October was a banner month for Missouri cannabis companies, as the state met the one year mark since the first licenses became operational, it passed $200 million in total legal sales, and 174 cannabis dispensaries became operational. Although sales have not grown as fast as the state’s more than 100,000 approved registered patients would suggest, existing operators tell Grown In that the current environment works well for them.
“Hopefully we’ll continue to see more growth there. In our mind it’s consistent with the medical market and there are a lot of businesses there relative to the market. Although, revenue per retail door and those metrics are not as high as people were hoping for,” said Ankur Rungta, CEO of Michigan-based C3 Industries, which just opened it’s fifth High Profile dispensary in the state.
Until recently, only a couple dozen cultivator licenses had been operational, and most of it was far from full capacity. As a result, operators report flower prices per pound have consistently stayed around $3,500 for the last year.
“From a business perspective, it’s been good, because the price is high. From a patient access perspective, it’s unfortunate,” said Tom Muzzey, CEO of Beleaf Medical. “I know of at at least eight to ten that are in the hopper that are close to operational, that are waiting to be inspected. That number will jump in the next 45 days.”
As of Friday, 39 of 60 cultivation licenses had been approved for operation.
Getting new locations operational has been a challenge in Missouri, as supply chain problems and delays have tied up license owners, says Muzzey.
“The COVID pandemic did not help people. People had internal fighting with their partner groups. Their initial pro formas were wrong. When you got into construction, you thought it was going to be two million dollars, but not nine to fifteen million dollars.”
Although a federal judge recently struck down state rules requiring licenses to have majority ownership by Missouri residents, local operators seem to be taking the change in stride.
“It hasn’t changed anything for us. It affects us in Missouri as a whole, said Brandon Green, Vice President at cultivator C4 in Carrollton. “You’ll see more MSOs in the market. Those guys are folks that have been in other markets, they understand how the industry works, so that’s a threat or additional competition. We just take it as it comes.”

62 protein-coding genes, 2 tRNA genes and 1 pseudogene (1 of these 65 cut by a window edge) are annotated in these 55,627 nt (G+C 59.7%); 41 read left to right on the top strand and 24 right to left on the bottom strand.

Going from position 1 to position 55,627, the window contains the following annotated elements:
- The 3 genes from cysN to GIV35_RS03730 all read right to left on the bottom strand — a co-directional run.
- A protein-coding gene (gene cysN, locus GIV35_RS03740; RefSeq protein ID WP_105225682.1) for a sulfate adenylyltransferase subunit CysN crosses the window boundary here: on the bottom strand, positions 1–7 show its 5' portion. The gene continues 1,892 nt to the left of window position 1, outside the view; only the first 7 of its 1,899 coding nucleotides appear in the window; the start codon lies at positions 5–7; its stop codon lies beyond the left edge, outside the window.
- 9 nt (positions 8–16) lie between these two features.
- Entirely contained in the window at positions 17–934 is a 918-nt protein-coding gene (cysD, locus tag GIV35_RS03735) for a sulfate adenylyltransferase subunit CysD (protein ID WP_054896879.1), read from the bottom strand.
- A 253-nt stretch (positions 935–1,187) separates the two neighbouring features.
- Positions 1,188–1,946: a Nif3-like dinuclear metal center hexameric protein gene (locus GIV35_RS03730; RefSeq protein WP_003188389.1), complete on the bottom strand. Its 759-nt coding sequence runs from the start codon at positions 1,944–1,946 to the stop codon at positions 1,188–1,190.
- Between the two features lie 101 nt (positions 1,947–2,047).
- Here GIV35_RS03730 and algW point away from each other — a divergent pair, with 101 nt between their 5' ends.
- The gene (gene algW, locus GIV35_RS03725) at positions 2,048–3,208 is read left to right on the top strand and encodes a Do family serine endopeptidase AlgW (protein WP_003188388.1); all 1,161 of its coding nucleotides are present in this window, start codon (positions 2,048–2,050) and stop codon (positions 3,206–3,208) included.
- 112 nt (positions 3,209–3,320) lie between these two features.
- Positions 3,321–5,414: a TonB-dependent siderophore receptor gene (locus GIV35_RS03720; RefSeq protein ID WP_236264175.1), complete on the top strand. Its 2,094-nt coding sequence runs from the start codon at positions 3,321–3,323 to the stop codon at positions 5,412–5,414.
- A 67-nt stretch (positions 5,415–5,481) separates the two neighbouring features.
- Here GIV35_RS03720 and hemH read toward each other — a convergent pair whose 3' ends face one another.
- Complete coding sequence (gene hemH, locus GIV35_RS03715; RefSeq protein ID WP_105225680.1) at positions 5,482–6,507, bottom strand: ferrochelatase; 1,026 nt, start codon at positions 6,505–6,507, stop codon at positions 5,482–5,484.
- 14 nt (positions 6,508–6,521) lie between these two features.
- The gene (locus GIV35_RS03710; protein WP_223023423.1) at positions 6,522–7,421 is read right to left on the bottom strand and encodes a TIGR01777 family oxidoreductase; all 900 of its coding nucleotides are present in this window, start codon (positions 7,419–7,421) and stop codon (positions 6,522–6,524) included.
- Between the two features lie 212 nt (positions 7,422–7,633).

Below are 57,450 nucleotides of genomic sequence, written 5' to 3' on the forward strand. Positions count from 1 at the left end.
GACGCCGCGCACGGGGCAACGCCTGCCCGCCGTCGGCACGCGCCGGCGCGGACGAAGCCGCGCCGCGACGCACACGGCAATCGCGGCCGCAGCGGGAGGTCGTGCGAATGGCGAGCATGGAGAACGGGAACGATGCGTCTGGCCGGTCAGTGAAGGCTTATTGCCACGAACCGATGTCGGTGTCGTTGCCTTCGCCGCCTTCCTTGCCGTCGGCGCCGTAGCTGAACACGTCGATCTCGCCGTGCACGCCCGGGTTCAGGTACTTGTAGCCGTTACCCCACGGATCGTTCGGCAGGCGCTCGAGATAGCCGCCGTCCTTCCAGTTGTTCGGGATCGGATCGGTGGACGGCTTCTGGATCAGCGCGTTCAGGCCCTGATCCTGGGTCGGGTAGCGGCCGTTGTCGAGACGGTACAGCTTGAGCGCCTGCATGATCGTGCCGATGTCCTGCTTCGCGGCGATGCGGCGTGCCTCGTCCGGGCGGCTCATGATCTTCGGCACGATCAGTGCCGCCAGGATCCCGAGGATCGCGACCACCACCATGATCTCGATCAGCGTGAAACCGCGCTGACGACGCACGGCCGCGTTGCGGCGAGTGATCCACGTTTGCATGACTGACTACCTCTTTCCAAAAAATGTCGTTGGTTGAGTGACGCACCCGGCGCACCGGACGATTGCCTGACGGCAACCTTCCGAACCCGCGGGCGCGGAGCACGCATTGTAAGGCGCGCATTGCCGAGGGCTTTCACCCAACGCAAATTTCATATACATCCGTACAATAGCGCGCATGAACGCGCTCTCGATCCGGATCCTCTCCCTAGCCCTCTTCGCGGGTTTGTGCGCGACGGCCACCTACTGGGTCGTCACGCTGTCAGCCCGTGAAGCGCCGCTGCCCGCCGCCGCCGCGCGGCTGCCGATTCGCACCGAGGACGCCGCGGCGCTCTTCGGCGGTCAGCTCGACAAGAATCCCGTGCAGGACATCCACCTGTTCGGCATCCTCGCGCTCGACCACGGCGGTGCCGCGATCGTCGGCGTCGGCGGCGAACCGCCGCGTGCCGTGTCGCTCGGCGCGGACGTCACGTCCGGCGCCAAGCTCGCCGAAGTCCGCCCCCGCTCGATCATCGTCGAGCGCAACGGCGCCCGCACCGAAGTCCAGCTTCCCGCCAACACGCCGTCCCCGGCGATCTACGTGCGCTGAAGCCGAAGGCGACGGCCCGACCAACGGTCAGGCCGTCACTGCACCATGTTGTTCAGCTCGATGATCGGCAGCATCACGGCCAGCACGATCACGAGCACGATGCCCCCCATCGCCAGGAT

“The challenges were with permitting, constructions,” said C3’s Rungta. “In my mind it was more a function of the challenges of construction and an unrealistic timeline. If you’re in a ground up site, starting from scratch, it’s almost impossible to get a design to construction up in 18 months.”
Because supply has been so constrained, it is difficult to acquire oil on the market in Missouri, say operators.
“From what I’ve seen, having a manufacturing license without a cultivation license seems like a difficult journey,” said C4’s Greene “Even if you have the know-how, with the price of flower and raw material now, you have to know what you’re doing to be successful. If you buy a couple hundred pounds of material to run, and it doesn’t come out on the other side, you’re just out. It’s a complicated venture for sure.”
“There’s a strong demand on vape cards, so we have not had any surplus,” said Beleaf’s Muzzey. “We have a couple national partners we’re working with, asking, ‘When can we set up shop in Missouri?’, but right now the price per gram [for oil] is too high to make it work.”
Operators also seem anxious to get an adult-use referendum passed in 2022, petitions for which are being passed right now. But it’s not just that legalizing adult-use would open up a new customer base, it’s that many Missourians are reluctant to get a medical license.
“If you get a medical card, you can’t purchase new firearms,” said Muzzey, acknowledging the broad interest in gun ownership in his state. “People are concerned that someone would know they have a medical card, [they] talk about that as a compliance issue.”